This week, I had the opportunity to not only be in the community with fellow Holmes Scholars but also to be an active contributor in pushing forth educational reform. Connecting with educational advocates and policymakers led me to think about what more needs to be done and ensure that future generations of students are being seen, heard, and validated.

New Jersey Department of Ed. Awards Grants to Help Schools Improve Climate Change Instruction

The New Jersey Department of Education today announced awards for two grant opportunities to help schools implement, improve, and expand climate-change instruction in the classroom.

The grants will approach climate-change instruction through two avenues:

  • An interdisciplinary learning and community projects grant will provide funds directly to school districts to help them partner with local organizations or their municipality to establish Interdisciplinary Learning Units and Community Resilience Projects. These projects will help schools impact their community through projects such as planting rain gardens with plants that will ease flooding; growing food using aquaponics to combat food insecurity; restoring native plant species; and planting dune grass to restore and protect native habitats.

  • The Climate Change Learning Collaboratives grant will fund programs in which colleges and universities will create Climate Change Learning Collaboratives to provide training to teachers on how to infuse climate change into the curriculum.

Podcast Highlights Black and Brown Students’ Experiences During NYC Desegregation  

Theresa Canada, Ed.D., host of “The Silk Stocking Sisters Podcast”

Seventy years ago, the course of education in the United States changed forever with the historic passing of Brown v. Board of Education, a landmark decision that determined that state laws establishing racial segregation in public schools were unlawful. 

AACTE member and researcher Theresa Canada, Ed.D.,  who received an education during the 1960s desegregation efforts in New York City, recounted this experience through the lens of her and six other Black and brown girls in a recent podcast series.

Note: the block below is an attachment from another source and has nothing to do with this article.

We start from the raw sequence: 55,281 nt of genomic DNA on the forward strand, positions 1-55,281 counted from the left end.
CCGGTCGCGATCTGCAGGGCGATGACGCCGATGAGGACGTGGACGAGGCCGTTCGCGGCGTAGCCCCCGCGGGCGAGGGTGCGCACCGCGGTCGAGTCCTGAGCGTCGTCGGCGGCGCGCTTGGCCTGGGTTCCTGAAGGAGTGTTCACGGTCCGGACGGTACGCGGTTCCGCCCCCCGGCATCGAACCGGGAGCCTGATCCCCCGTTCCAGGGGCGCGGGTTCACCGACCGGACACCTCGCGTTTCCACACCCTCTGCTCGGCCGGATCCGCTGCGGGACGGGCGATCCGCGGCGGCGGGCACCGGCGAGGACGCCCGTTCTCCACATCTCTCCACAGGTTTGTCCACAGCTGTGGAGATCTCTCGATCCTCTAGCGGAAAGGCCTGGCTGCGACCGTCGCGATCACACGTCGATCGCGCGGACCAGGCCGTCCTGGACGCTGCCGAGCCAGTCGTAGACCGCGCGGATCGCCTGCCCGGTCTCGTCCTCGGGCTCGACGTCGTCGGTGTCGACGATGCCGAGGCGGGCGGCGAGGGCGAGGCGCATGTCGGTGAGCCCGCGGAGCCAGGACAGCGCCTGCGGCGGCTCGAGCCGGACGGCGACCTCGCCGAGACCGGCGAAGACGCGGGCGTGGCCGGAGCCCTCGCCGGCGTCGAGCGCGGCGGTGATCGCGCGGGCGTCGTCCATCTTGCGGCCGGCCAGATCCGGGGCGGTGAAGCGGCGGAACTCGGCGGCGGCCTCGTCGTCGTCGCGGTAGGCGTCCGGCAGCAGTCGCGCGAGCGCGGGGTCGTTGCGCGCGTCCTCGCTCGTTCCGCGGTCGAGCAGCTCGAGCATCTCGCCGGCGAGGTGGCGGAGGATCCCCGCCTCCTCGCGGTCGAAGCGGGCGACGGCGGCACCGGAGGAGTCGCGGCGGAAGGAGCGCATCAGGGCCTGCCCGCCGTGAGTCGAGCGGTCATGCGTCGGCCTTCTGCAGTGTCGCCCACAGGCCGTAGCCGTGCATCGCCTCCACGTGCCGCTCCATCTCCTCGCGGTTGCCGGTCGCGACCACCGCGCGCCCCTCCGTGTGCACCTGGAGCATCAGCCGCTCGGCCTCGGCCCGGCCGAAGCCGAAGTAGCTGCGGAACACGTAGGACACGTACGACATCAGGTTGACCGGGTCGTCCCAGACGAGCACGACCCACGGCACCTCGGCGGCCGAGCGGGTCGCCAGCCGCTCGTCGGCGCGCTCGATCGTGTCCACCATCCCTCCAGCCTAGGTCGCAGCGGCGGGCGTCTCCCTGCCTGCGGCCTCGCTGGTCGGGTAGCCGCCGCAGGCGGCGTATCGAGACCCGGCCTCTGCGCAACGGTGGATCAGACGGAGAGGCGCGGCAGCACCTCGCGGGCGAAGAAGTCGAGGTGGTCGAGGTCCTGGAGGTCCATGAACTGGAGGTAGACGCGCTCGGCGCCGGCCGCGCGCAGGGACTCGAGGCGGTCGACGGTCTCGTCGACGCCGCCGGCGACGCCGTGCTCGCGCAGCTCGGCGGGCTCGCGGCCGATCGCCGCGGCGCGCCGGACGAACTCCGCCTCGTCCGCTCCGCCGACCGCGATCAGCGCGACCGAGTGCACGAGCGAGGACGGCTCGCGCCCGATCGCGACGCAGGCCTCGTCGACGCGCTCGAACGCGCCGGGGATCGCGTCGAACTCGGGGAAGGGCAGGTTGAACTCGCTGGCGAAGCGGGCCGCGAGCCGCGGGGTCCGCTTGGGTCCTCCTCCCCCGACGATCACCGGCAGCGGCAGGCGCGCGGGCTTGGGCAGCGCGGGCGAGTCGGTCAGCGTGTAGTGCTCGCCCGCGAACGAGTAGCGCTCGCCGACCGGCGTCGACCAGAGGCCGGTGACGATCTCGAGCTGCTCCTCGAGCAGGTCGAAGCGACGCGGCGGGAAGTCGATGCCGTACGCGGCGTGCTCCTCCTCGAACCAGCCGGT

Canada, a professor in the Education and Educational Psychology Department at Western Connecticut State University, and host of “The Silk Stocking Sisters Podcast,” was a student at P.S. 6, the Lillie Devereaux Blake School, (PS 6), which is nestled on the Upper East Side of Manhattan in New York City and was one of the first schools in the city to launch desegregation efforts. Now documenting her memories of the school through the podcast, Canada explores the historical legacies of the shared experiences of PS 6 alumni and what it demonstrated for the desegregation movement in the northern United States. 

Teaching Asian American History in and Beyond May

The following is a Q&A by Lin Wu, Ph.D., member of AACTE’s Global Diversity Programmatic Advisory Committee and assistant professor in the College of Education at Western Oregon University in reflection of Asian American, Native Hawaiian, and Pacific Islander (AANHPI) Heritage Month and how teaching Asian American history extends beyond the classroom and timeframe designated to honor AANHPI history. Wu recently interviewed Noreen Naseem Rodríguez, Ph.D., assistant professor at Michigan State University’s College of Education, Sohyun An, Ph.D., professor at Kennesaw State University’s Bagwell College of Education, and Esther Kim, Ph.D., assistant professor at William & Mary School of Education, whose research in teaching Asian American history culminated in a collaboration spanning the course of a decade.

 

(Top) Noreen Naseem Rodríguez, Esther Kim (Bottom) Sohyun An, Lin Wu

Lin: What is your advice for teachers to strategically teach Asian American history, especially those who live in states with legislation that banned the teaching of historical truths?

All: It’s difficult to give one-size-fits-all advice for teaching no matter the topic, so this is even more complex when it comes to highly variable responses to teaching and learning about race and ethnicity. We have all taught pre- and in-service elementary educators in the U.S. South, so we deeply understand the complexity that many teachers face, in and beyond the South, because it’s important to remember that pushback to the teaching of race is happening across the country, not just in Florida and Texas.